Ian McEwan was born on 21 June in 1948 in Aldershot, Hampshire, England. He spent much of his childhood in the Far East, Germany and North Africa where his father, an officer in the army, was posted. He returned to England and read English at Sussex University. After graduating, he became the first student on the MA Creative Writing course established at the University of East Anglia by Malcolm Bradbury and Angus Wilson. He is a Fellow of both the Royal Society of Literature and the Royal Society of Arts, a Fellow of the American Academy of Arts and Sciences, and was awarded the Shakespeare Prize by the Alfred Toepfer Foundation, Hamburg, in 1999. He was awarded a CBE in 2000.
In 1976 his first collection of short stories, First Love, Last Rites (1975), won the Somerset Maugham Award. A second volume of stories, In Between the Sheets, appeared in 1978. These stories - claustrophobic tales of childhood, deviant sexuality and disjointed family life - were remarkable for their formal experimentation and controlled narrative voice. His first novel, The Cement Garden (1978), is the story of four orphaned children living alone after the death of both parents.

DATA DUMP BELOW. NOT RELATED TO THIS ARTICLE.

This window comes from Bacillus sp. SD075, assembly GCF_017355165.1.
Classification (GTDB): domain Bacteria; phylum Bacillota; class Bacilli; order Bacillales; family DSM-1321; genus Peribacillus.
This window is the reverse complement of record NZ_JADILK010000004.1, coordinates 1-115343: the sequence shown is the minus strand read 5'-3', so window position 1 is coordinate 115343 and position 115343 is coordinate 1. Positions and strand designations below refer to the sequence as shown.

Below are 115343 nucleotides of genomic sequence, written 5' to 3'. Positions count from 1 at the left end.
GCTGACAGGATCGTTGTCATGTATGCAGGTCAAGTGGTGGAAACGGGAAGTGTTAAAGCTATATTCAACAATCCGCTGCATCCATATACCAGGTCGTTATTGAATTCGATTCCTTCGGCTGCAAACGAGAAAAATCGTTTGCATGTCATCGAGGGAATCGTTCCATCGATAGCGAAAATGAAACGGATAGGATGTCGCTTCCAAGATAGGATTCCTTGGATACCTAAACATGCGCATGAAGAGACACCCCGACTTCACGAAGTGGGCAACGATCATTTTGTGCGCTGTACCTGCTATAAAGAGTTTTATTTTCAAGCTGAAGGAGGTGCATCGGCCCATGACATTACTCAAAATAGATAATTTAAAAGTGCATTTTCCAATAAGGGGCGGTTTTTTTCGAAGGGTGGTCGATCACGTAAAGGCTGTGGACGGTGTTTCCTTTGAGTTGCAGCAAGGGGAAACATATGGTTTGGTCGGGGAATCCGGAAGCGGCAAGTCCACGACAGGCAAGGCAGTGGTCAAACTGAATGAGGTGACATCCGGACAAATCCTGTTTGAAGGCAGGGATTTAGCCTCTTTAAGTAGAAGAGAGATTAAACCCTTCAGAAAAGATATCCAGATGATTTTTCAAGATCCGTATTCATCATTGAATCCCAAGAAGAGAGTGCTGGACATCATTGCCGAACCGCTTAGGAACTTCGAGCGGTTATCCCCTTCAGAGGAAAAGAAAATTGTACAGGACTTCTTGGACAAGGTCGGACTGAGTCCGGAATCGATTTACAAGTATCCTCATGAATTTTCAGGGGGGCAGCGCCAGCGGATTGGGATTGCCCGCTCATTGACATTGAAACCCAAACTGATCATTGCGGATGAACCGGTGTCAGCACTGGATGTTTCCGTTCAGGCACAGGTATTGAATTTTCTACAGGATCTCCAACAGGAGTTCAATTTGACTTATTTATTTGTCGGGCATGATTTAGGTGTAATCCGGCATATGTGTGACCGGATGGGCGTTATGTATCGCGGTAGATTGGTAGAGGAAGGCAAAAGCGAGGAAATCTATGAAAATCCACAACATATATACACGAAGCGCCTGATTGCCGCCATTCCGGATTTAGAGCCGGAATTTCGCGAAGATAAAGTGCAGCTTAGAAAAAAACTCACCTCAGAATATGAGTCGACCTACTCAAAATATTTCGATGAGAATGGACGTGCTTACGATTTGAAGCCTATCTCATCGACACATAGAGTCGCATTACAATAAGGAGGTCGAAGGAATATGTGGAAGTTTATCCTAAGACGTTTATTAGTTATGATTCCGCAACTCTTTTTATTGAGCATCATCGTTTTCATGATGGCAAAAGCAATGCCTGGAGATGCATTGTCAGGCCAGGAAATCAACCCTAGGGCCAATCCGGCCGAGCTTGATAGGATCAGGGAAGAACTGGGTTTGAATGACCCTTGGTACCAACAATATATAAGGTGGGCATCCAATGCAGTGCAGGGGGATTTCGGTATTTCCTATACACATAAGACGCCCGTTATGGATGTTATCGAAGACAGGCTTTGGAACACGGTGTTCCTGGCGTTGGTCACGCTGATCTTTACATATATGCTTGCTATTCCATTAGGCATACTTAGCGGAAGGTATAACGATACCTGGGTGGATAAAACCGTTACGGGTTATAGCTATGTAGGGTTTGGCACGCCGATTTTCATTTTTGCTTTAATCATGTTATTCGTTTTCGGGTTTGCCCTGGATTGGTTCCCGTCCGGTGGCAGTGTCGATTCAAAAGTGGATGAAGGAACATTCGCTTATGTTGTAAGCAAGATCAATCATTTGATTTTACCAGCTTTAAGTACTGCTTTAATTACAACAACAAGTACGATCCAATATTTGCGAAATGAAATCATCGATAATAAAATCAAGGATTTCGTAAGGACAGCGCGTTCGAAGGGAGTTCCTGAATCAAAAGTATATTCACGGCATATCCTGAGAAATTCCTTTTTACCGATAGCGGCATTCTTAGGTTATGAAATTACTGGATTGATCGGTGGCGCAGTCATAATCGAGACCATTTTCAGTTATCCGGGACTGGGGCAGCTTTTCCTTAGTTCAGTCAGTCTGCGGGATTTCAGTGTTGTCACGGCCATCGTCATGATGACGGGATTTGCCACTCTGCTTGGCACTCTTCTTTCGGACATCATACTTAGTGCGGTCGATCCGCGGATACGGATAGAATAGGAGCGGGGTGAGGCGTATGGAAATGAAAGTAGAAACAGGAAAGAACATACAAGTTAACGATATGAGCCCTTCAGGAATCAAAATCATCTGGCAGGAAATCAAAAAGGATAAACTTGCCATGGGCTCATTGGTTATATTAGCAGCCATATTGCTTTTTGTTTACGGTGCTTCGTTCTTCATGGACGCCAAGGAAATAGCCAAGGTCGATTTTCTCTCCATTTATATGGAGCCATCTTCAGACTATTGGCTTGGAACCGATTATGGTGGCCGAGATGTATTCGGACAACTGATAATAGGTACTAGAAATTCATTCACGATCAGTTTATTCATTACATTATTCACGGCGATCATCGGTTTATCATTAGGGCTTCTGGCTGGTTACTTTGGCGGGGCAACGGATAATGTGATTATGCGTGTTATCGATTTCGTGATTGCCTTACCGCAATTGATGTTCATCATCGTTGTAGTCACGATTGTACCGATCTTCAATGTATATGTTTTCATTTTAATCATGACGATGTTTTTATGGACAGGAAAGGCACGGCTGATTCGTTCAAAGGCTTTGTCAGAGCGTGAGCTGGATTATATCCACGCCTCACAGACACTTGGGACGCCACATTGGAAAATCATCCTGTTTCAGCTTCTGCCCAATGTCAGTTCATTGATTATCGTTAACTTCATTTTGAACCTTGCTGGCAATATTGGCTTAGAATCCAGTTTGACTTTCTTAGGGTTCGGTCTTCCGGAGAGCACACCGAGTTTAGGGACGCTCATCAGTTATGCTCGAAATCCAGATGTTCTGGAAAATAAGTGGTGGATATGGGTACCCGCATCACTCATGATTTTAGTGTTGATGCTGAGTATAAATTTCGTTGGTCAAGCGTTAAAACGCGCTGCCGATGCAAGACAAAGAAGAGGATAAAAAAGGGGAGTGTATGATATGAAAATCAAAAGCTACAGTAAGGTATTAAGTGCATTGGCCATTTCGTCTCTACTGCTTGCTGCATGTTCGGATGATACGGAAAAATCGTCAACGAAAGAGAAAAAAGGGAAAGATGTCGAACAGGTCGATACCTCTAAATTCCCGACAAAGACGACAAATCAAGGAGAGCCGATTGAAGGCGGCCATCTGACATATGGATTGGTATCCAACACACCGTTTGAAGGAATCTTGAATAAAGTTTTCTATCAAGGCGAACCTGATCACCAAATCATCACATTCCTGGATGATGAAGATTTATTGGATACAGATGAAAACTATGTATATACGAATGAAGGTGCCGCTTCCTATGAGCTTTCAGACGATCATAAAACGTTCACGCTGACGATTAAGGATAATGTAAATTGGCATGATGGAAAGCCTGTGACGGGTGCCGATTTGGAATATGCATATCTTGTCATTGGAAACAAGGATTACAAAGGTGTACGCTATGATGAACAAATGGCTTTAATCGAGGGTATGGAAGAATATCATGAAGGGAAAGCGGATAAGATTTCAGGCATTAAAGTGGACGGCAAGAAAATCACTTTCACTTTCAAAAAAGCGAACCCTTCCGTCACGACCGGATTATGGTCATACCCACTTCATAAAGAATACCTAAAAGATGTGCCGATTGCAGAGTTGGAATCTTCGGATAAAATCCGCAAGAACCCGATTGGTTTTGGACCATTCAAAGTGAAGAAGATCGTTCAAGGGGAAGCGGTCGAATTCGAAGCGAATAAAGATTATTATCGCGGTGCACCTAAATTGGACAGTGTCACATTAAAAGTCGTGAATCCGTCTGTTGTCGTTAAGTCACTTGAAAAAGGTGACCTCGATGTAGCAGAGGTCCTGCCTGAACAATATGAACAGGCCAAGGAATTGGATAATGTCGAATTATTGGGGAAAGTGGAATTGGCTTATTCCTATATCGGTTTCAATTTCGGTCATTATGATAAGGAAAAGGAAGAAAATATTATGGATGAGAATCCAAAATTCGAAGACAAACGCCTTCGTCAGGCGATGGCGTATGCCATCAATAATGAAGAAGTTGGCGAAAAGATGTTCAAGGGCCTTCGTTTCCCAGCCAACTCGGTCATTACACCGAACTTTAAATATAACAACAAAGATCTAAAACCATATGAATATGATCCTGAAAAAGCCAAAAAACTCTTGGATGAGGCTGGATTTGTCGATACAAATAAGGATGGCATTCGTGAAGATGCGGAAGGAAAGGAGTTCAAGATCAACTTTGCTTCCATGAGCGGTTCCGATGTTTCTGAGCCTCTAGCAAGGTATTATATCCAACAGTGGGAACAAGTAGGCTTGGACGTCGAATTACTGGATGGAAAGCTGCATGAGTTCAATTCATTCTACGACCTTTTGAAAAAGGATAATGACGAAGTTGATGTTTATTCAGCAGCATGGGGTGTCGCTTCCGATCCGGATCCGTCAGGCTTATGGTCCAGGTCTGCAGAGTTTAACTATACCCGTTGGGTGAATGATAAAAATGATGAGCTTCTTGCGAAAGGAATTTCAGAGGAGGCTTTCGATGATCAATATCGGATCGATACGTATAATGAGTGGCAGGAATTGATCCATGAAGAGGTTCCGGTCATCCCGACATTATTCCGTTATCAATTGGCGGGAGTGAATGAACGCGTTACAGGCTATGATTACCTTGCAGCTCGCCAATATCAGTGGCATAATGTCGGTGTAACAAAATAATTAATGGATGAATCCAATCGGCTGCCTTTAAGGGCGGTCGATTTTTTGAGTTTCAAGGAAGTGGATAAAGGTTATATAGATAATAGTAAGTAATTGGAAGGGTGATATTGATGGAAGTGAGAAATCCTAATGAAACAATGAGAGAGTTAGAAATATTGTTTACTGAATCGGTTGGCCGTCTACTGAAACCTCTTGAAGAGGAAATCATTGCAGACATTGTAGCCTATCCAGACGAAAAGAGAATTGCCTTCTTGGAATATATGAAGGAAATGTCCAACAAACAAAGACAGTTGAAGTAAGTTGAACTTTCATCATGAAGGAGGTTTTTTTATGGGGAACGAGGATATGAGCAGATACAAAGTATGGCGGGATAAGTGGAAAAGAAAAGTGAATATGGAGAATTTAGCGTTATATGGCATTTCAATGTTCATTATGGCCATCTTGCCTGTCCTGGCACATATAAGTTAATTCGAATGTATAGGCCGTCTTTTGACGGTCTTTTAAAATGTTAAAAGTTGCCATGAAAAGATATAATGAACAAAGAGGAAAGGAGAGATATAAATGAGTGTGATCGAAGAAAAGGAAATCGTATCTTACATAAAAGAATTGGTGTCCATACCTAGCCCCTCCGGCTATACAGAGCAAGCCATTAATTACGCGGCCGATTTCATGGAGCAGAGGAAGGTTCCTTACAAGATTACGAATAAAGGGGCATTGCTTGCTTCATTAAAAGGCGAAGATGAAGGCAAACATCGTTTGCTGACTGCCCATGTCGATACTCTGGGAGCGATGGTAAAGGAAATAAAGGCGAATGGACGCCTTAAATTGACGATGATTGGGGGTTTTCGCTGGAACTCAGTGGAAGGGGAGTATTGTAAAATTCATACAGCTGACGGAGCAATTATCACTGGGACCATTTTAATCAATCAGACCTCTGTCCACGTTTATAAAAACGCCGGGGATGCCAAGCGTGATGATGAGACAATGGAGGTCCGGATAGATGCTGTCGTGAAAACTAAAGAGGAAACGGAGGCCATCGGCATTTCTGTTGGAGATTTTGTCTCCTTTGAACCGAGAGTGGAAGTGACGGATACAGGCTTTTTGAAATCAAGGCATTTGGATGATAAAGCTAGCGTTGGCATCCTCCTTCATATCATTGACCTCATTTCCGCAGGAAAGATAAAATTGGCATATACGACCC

Ian McEwan lives in London. His most recent book is Saturday (2005), set on one day in February 2003. It won the 2006 James Tait Black Memorial Prize (for fiction).